WASHINGTON – The General Services Administration official who is emerging as a key figure in the inquires into a lavish 2010 agency conference in the Las Vegas area will invoke his Fifth Amendment right next week during a GOP-led House hearing on the issue, according to his lawyers.
However, the House oversight committee has issued a subpoena to require Jeffrey Neely -- the regional GSA administrator for the Western Region who was in charge of the 2010 conference -- to attend the hearing.
"The subpoena compels Mr. Neely to a appear before the committee on April 16," California Rep. Darrell Issa, chairman of the House Committee on Oversight and Government Reform, said in a letter to Neely's Washington attorney, Preston Burton.
Neely was invited Monday to testify before the committee’s “Addressing GSA’s Culture of Wasteful Spending” hearing, which will focus on the 2010 conference.
The 57-year-old Neely is one of six witnesses asked to appear but the only one who said he will not attend.
When Neely’s lawyer said his client would not attend, the subpoena was issued Thursday, according to the Issa letter.
Issa argues Neely might change his mind and answer some questions or be allowed to testify beyond the public’s eye, or perhaps receive immunity for his testimony.
The estimated cost for planning and holding the 2010 conference at the posh M Resort in Henderson, Nev., is now estimated at $830,000. The findings were made public last week in a GSA inspector general's report that has already resulted in a high-level shake up at the agency, with GSA chief Martha Johnson resigning and Neely being placed on administrative leave.
In addition, congressional sources told Fox News on Friday the GSA's inspector general is asking the Justice Department to probe the conference for possible criminal charges.
The inspector general investigation also uncovered such conference expenses as money spent on a clown suit, exercise bikes and a mind reader as well as hip-hop style videos in which agency employees are seen boasting about the yet-uncovered, excessive spending.
Further inspector general investigations, which have included interviews with GSA employees, uncovered a questionable employee-incentive program known as “Hats Off” and agency officials taking a week-long trip to Hawaii last year for a one-hour ribbon cutting ceremony for space leased by the federal government.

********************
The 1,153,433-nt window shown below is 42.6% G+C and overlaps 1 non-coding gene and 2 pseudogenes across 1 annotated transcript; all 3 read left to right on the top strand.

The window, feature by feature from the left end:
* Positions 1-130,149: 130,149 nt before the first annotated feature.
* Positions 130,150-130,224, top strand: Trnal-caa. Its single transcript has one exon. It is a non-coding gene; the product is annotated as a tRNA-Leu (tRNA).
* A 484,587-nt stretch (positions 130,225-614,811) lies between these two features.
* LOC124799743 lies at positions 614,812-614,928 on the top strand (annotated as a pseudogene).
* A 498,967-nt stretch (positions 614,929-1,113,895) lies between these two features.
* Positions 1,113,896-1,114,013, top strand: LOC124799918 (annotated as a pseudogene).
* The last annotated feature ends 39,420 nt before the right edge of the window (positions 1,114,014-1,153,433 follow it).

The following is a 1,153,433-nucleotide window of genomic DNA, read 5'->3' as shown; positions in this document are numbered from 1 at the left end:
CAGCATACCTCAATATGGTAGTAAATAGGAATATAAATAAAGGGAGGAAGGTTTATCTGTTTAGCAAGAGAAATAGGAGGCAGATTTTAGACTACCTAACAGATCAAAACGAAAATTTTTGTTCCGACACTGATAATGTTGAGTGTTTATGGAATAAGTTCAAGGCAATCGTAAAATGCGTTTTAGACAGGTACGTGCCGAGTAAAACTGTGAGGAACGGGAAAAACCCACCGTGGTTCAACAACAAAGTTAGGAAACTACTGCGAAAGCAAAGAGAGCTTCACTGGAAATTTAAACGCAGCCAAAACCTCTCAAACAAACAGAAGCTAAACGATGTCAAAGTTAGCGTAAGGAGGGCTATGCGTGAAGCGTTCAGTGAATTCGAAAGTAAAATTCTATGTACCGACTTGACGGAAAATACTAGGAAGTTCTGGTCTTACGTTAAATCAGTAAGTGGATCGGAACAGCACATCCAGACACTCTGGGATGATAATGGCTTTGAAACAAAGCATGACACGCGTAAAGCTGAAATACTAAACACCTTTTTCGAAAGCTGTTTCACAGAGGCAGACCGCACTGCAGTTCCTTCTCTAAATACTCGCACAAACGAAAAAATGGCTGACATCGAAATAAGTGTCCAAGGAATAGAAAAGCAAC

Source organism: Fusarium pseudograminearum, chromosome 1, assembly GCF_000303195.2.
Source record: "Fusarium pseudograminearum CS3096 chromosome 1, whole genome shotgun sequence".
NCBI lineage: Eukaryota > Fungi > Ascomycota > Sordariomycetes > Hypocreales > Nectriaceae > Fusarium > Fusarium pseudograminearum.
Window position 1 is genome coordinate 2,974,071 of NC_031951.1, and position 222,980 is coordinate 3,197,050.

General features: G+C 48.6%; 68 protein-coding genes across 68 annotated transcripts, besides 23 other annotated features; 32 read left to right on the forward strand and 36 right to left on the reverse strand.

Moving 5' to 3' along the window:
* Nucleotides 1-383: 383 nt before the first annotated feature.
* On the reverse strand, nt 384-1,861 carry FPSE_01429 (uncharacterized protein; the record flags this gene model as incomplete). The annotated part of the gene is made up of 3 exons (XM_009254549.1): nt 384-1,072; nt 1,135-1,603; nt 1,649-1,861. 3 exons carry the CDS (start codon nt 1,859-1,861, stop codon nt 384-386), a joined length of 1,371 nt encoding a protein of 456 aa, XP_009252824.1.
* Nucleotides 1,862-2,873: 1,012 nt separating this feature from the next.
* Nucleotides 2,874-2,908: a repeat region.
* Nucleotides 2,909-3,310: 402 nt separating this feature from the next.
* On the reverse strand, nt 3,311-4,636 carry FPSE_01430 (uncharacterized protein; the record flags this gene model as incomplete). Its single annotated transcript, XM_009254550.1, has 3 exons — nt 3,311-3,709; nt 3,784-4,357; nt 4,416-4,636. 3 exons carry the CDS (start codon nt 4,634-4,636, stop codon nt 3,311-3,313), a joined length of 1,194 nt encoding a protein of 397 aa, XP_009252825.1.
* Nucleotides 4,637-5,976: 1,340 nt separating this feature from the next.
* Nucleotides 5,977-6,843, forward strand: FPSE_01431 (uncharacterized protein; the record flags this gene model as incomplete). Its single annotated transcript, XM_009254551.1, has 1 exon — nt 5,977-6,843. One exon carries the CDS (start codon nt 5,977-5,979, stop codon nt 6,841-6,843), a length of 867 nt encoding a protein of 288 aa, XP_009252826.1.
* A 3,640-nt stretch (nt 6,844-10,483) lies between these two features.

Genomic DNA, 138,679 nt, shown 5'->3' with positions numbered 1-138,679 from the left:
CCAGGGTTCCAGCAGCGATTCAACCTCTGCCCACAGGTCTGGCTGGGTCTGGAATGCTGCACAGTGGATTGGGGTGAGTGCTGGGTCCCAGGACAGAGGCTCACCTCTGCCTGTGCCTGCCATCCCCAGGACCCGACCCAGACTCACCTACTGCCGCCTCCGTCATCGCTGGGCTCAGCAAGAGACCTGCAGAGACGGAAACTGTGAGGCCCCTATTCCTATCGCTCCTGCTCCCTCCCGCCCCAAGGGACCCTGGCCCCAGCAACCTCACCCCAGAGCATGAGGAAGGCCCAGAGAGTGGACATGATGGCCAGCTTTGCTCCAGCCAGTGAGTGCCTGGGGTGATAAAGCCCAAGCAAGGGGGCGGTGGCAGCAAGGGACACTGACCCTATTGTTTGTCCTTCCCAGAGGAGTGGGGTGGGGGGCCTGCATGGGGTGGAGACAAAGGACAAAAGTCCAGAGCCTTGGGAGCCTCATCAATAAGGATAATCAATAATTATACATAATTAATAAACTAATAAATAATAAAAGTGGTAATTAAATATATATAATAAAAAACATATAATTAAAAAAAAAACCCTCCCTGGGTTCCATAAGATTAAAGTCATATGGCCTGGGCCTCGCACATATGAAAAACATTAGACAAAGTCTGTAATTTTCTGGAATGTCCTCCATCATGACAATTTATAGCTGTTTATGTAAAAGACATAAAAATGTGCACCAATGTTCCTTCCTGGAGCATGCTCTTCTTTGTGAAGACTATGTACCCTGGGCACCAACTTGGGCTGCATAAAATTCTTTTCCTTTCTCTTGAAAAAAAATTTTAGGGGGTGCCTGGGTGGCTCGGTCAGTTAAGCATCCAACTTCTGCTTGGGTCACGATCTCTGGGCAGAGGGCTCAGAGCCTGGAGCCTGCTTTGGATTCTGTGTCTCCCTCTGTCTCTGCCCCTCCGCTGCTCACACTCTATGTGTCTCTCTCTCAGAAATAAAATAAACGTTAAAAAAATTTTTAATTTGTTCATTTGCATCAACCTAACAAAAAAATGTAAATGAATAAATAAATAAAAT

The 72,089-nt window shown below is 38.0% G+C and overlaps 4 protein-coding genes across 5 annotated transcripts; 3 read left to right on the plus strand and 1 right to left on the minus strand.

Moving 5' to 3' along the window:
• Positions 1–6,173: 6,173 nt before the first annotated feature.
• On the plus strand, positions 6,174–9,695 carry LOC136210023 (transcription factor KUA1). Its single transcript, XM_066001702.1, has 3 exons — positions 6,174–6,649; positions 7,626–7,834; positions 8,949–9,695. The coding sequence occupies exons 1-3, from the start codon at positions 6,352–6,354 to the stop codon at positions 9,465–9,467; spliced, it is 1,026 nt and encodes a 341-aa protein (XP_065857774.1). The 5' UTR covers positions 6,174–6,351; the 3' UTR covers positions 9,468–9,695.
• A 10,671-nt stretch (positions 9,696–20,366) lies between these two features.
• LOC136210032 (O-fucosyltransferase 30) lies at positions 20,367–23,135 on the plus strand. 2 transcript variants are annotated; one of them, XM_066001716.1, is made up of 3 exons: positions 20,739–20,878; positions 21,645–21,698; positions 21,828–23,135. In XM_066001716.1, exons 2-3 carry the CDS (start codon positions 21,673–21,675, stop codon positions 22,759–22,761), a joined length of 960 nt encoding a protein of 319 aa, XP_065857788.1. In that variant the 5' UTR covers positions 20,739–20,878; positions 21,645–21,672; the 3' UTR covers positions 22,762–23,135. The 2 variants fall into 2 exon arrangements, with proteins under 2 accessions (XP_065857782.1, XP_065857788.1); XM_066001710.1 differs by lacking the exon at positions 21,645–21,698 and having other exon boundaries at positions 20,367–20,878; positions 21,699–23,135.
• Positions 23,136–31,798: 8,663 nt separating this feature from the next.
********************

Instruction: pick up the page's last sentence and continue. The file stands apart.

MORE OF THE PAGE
In addition, employees said bogus “Jackass” awards were created at conferences so there could be award ceremonies with taxpayer-funded meals. And in 2010, roughly 120 GSA and 20 regional mangers attended a networking event at the Palm Springs Riviera Resort and Spa suites in California.
The information was made public by the House Committee on Transportation and Infrastructure, which is also holding hearings next week on the agency’s questionable spending.
Susan Brita, the GSA’s deputy administrator and an Obama political appointee, emailed other agency officials in July 2011 saying the agency’s inspector general found “no substantive agenda” at the conference.
She also said that expenses for a clown suit, bicycles for a training exercise, tuxedos and a mind-reader “didn't lend themselves to the claim of a substantive conference.”
Brita suggested the agency should deal with the prospect of the news media latching onto the conference's nearly $1 million cost.
If the story “were to hit the press, what would public reaction be?” Britta wrote. “What would congressional reaction be?”
Last year, Brita questioned why Neely had received only a disciplinary letter.
Britta called Neely a “seasoned” administrator “who is expected to display the highest standards of common sense and prudent financial management. He did neither.”
She called the disciplinary letter “not even a slap on the wrist.”.
In other emails, Administrator Johnson discusses the performance and bonuses for Neely. In one email, Johnson defends giving him a bonus, saying he was an acting regional administrator “for forever and a day.”
Multiple emails between her and Bob Peck, the GSA’s public buildings administrator, refer to Neely as a “Steve Jobs” type, “someone who is very creative and does good work ... but doesn't fit conveniently into the standard human resources boxes.”
In one email, Johnson describes Peck as having a “problematic personality” and refers to his behavior with an unnamed congressman when both were in California.
Fox News' Chad Pergram contributed to this report.